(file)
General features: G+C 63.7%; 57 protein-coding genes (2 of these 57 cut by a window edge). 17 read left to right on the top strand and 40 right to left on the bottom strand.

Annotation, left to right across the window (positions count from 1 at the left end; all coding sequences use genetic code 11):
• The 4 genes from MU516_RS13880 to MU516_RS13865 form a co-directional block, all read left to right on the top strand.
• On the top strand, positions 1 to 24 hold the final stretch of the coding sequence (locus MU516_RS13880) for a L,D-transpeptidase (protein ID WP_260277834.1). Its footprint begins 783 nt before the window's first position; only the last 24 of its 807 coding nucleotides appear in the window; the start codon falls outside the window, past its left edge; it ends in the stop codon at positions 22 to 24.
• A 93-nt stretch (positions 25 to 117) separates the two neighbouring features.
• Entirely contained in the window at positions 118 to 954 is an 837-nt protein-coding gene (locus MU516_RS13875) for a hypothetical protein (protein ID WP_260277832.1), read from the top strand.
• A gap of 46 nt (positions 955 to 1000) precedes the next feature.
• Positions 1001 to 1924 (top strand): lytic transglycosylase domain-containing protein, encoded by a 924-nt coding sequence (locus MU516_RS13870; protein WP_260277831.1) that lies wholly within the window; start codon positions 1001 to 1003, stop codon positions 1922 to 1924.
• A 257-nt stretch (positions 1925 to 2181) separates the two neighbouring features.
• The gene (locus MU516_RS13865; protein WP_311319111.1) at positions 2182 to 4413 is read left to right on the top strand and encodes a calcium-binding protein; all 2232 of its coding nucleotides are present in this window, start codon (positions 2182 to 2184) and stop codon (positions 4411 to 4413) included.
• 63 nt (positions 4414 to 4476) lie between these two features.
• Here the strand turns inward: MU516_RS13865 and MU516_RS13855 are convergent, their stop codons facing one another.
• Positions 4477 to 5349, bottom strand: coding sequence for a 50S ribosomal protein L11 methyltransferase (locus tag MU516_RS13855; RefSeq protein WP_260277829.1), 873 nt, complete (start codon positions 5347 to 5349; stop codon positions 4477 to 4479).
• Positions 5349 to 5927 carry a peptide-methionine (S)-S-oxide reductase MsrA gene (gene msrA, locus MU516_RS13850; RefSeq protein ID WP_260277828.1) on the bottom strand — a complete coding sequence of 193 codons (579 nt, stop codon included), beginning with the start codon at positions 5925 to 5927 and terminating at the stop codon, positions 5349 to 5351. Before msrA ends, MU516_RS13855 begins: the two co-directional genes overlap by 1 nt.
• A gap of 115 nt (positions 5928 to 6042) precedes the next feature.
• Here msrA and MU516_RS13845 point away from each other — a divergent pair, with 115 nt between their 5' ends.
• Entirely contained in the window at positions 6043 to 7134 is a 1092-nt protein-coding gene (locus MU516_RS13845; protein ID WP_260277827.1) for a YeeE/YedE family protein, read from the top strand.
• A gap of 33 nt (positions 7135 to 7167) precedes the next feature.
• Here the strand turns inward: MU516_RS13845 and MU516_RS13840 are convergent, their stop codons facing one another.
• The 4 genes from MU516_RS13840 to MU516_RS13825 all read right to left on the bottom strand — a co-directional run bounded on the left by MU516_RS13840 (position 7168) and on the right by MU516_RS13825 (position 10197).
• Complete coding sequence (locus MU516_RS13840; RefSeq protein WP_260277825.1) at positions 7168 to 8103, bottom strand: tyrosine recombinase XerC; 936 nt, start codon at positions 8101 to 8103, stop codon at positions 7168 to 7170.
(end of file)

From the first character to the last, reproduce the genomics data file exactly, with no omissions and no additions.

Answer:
General features: G+C 63.7%; 57 protein-coding genes (2 of these 57 cut by a window edge). 17 read left to right on the top strand and 40 right to left on the bottom strand.

Annotation, left to right across the window (positions count from 1 at the left end; all coding sequences use genetic code 11):
• The 4 genes from MU516_RS13880 to MU516_RS13865 form a co-directional block, all read left to right on the top strand.
• On the top strand, positions 1 to 24 hold the final stretch of the coding sequence (locus MU516_RS13880) for a L,D-transpeptidase (protein ID WP_260277834.1). Its footprint begins 783 nt before the window's first position; only the last 24 of its 807 coding nucleotides appear in the window; the start codon falls outside the window, past its left edge; it ends in the stop codon at positions 22 to 24.
• A 93-nt stretch (positions 25 to 117) separates the two neighbouring features.
• Entirely contained in the window at positions 118 to 954 is an 837-nt protein-coding gene (locus MU516_RS13875) for a hypothetical protein (protein ID WP_260277832.1), read from the top strand.
• A gap of 46 nt (positions 955 to 1000) precedes the next feature.
• Positions 1001 to 1924 (top strand): lytic transglycosylase domain-containing protein, encoded by a 924-nt coding sequence (locus MU516_RS13870; protein WP_260277831.1) that lies wholly within the window; start codon positions 1001 to 1003, stop codon positions 1922 to 1924.
• A 257-nt stretch (positions 1925 to 2181) separates the two neighbouring features.
• The gene (locus MU516_RS13865; protein WP_311319111.1) at positions 2182 to 4413 is read left to right on the top strand and encodes a calcium-binding protein; all 2232 of its coding nucleotides are present in this window, start codon (positions 2182 to 2184) and stop codon (positions 4411 to 4413) included.
• 63 nt (positions 4414 to 4476) lie between these two features.
• Here the strand turns inward: MU516_RS13865 and MU516_RS13855 are convergent, their stop codons facing one another.
• Positions 4477 to 5349, bottom strand: coding sequence for a 50S ribosomal protein L11 methyltransferase (locus tag MU516_RS13855; RefSeq protein WP_260277829.1), 873 nt, complete (start codon positions 5347 to 5349; stop codon positions 4477 to 4479).
• Positions 5349 to 5927 carry a peptide-methionine (S)-S-oxide reductase MsrA gene (gene msrA, locus MU516_RS13850; RefSeq protein ID WP_260277828.1) on the bottom strand — a complete coding sequence of 193 codons (579 nt, stop codon included), beginning with the start codon at positions 5925 to 5927 and terminating at the stop codon, positions 5349 to 5351. Before msrA ends, MU516_RS13855 begins: the two co-directional genes overlap by 1 nt.
• A gap of 115 nt (positions 5928 to 6042) precedes the next feature.
• Here msrA and MU516_RS13845 point away from each other — a divergent pair, with 115 nt between their 5' ends.
• Entirely contained in the window at positions 6043 to 7134 is a 1092-nt protein-coding gene (locus MU516_RS13845; protein ID WP_260277827.1) for a YeeE/YedE family protein, read from the top strand.
• A gap of 33 nt (positions 7135 to 7167) precedes the next feature.
• Here the strand turns inward: MU516_RS13845 and MU516_RS13840 are convergent, their stop codons facing one another.
• The 4 genes from MU516_RS13840 to MU516_RS13825 all read right to left on the bottom strand — a co-directional run bounded on the left by MU516_RS13840 (position 7168) and on the right by MU516_RS13825 (position 10197).
• Complete coding sequence (locus MU516_RS13840; RefSeq protein WP_260277825.1) at positions 7168 to 8103, bottom strand: tyrosine recombinase XerC; 936 nt, start codon at positions 8101 to 8103, stop codon at positions 7168 to 7170.